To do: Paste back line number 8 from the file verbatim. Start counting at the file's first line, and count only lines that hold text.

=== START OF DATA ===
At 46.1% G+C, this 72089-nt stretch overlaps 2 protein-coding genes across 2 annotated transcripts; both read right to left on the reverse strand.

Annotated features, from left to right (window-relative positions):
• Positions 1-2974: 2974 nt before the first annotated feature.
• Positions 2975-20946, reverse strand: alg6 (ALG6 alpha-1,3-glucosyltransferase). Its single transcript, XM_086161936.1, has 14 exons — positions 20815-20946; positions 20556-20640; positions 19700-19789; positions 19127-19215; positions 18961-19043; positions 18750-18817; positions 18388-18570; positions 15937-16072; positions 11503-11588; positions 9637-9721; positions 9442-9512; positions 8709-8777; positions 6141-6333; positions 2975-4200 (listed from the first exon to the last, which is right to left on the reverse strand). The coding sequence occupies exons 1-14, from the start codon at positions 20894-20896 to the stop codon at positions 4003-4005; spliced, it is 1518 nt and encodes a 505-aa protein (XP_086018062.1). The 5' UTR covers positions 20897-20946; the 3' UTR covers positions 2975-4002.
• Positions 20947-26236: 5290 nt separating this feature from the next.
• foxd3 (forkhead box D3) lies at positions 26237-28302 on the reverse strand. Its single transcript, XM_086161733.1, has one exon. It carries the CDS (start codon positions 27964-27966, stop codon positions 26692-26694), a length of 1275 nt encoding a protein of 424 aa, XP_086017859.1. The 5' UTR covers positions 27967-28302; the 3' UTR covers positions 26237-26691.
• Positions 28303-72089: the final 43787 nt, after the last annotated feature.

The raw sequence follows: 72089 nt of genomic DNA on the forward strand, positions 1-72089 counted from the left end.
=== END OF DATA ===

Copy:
The raw sequence follows: 72089 nt of genomic DNA on the forward strand, positions 1-72089 counted from the left end.